Calibre (Brant Series #6) / Edition 1by Ken Bruen
Pub. Date: 07/25/2006
Publisher: St. Martin's Press
Somewhere in the teeming heart of London is a man on a lethal mission. His cause: a long-overdue lesson on the importance of manners. When a man gives a public tongue-lashing to a misbehaving child, or a parking lot attendant is rude to a series of customers, the "Manners Killer" makes sure that the next thing either sees is the beginning of his own grisly end.… See more details below
Somewhere in the teeming heart of London is a man on a lethal mission. His cause: a long-overdue lesson on the importance of manners. When a man gives a public tongue-lashing to a misbehaving child, or a parking lot attendant is rude to a series of customers, the "Manners Killer" makes sure that the next thing either sees is the beginning of his own grisly end.
When he starts mailing letters to the Southeast London police squad, he'll soon find out just how bad a man's manners can get. The Southeast is dominated by the perpetual sneer of one Inspector Brant, and while he might or might not agree with the killer's cause and can even forgive his tactics to some degree, Brant is just ornery enough to employ his trademark brand of amoral, borderline-criminal policing to the hunt for the Manners Killer. For if there's one thing that drives the incomparable inspector, it's the unshakeable conviction that if anyone is going to be getting away with murder on his patch, it'll be Brant himself, thank you very much.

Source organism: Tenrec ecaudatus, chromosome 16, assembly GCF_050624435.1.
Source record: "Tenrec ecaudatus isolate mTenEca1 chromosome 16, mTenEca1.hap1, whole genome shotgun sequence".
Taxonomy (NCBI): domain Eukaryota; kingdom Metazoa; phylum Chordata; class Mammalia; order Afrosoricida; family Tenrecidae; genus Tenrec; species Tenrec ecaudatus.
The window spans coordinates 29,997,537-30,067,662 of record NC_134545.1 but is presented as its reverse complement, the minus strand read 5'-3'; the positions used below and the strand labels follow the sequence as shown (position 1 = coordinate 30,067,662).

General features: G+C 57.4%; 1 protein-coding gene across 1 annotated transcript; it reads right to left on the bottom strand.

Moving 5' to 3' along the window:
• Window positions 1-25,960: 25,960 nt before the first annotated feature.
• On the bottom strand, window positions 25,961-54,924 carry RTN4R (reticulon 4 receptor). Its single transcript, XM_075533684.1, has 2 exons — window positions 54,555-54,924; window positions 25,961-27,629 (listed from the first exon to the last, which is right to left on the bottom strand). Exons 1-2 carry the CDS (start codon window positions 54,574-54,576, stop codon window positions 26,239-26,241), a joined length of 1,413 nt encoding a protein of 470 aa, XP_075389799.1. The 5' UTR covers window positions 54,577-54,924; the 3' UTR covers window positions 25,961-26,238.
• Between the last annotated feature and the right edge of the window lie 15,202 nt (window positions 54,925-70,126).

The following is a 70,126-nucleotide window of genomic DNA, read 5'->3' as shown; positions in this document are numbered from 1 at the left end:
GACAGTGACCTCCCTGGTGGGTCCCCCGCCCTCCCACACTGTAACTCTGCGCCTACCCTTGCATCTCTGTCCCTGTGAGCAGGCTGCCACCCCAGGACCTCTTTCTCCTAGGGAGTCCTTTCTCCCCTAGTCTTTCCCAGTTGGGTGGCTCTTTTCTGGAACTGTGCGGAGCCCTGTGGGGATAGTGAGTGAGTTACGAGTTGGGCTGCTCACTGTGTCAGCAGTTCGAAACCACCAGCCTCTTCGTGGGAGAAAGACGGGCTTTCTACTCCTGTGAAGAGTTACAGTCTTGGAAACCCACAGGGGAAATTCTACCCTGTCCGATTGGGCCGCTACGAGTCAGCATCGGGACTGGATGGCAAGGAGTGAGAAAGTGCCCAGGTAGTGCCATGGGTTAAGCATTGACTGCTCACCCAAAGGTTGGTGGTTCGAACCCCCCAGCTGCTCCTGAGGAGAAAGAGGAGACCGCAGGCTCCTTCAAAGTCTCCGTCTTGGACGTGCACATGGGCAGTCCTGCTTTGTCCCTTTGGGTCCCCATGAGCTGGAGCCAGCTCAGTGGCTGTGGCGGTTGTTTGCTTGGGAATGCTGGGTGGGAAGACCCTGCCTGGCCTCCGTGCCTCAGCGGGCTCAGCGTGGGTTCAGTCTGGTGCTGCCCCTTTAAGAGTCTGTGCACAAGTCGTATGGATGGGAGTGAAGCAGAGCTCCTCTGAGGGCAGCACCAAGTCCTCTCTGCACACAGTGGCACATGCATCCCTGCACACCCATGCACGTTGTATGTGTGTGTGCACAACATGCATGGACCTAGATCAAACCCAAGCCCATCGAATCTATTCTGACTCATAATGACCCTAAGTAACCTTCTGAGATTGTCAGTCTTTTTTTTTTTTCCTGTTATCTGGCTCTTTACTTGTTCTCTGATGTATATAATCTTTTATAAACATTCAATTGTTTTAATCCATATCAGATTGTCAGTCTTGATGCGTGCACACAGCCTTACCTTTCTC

Ken Bruen's Calibre is original and astonishing hard-boiled noir.
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Londoners are frightened by the serial killing 'Manners Killer' who provides reinforced negative lessons in proper public behavior by murdering those individuals who displayed rude conduct. He has murdered a store clerk, a parking lot attendant and even a parent. The common threat is vulgar public behavior. --- Southeast London Police Squad Inspector Brant leads the investigation though he agrees with the culprit that boorish manners deserve harsh retaliation. Still it is his job to stop the killer, but unlike his peers, Brant does not allow morality or official procedure to interfere with the investigation. As sociopathic as his prey, Brant is coming to teach the Manners Killer that killing is antisocial behavior that is when he is not preoccupied writing (make that lifting from peer Porter Nash) a novel he calls CALIBRE, --- Shamus Award winner Ken Bruen is at the top of his game with this superb police procedural serial killer that pays pulp homage to Jim ¿The Killer Inside Me¿ Thompson and satirical reverence to cops turned author like Joseph Wambaugh. The charm of the tale lies with the way the readers can compare the thought processes of the killer and the inspector with the latter seeming more unhinged than the murderer. Noir readers will appreciate this wild cop and killer thriller while showing deference to Mr. Bruen by seeking Brant¿s backlist (see VIXEN). --- Harriet Klausner